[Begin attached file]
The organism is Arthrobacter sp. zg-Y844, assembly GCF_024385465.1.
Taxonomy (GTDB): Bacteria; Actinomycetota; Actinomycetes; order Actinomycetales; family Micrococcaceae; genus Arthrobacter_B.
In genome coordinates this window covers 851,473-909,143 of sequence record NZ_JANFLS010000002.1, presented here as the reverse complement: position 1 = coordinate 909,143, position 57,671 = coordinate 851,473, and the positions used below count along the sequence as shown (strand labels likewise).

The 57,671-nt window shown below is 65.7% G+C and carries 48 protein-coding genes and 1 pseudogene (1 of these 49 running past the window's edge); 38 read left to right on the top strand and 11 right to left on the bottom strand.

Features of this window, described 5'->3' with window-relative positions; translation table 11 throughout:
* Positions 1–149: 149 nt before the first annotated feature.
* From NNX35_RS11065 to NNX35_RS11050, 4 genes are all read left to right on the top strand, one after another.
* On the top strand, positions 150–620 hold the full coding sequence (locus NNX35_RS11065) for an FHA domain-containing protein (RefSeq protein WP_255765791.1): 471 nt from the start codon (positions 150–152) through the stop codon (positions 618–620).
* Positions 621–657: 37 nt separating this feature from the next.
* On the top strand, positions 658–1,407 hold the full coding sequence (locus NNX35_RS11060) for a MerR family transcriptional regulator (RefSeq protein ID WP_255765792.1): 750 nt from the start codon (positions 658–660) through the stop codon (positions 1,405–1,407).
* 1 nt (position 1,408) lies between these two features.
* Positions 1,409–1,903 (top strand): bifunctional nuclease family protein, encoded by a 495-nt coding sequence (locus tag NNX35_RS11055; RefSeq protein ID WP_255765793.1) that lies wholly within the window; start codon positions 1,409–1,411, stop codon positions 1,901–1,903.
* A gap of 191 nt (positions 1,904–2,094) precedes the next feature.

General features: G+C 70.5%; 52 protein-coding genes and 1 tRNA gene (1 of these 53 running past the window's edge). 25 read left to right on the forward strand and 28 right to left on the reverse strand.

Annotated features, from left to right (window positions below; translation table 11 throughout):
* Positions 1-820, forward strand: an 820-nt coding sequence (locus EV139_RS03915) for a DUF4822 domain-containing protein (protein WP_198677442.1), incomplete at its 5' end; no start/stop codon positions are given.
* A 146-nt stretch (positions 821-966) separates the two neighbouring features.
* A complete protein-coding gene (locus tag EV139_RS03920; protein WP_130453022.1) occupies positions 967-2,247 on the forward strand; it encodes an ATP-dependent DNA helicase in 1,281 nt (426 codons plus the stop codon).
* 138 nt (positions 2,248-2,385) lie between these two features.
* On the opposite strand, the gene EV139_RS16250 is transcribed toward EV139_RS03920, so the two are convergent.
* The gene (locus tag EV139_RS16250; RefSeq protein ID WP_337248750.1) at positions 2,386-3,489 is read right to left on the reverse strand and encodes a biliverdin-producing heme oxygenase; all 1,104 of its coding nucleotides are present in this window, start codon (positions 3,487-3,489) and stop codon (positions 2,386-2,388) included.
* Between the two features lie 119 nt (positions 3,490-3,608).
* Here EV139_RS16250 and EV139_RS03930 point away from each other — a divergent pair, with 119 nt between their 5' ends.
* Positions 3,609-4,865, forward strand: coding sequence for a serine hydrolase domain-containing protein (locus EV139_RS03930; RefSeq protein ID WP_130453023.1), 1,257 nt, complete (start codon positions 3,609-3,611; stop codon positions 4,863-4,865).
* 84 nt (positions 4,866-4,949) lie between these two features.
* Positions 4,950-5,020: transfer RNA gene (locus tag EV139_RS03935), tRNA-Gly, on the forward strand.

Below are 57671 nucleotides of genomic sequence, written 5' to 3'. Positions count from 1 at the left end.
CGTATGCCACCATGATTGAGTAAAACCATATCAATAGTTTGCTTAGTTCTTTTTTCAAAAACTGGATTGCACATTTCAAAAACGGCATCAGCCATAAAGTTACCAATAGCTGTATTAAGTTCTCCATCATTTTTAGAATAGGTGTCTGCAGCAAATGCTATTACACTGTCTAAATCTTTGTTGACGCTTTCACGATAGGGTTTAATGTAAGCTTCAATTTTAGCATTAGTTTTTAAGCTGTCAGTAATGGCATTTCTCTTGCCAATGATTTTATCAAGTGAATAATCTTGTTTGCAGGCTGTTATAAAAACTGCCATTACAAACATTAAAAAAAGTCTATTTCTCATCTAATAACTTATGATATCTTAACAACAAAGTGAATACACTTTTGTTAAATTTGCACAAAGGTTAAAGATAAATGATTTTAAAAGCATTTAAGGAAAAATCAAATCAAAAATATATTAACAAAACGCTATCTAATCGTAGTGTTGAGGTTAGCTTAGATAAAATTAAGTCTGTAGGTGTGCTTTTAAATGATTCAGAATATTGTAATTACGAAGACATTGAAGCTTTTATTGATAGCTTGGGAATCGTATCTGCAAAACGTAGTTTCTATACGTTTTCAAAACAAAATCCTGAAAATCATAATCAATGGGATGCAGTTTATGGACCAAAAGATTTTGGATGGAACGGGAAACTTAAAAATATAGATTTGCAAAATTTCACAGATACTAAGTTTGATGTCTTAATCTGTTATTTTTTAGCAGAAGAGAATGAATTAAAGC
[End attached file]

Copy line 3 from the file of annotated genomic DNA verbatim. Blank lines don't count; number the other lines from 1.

In genome coordinates this window covers 851,473-909,143 of sequence record NZ_JANFLS010000002.1, presented here as the reverse complement: position 1 = coordinate 909,143, position 57,671 = coordinate 851,473, and the positions used below count along the sequence as shown (strand labels likewise).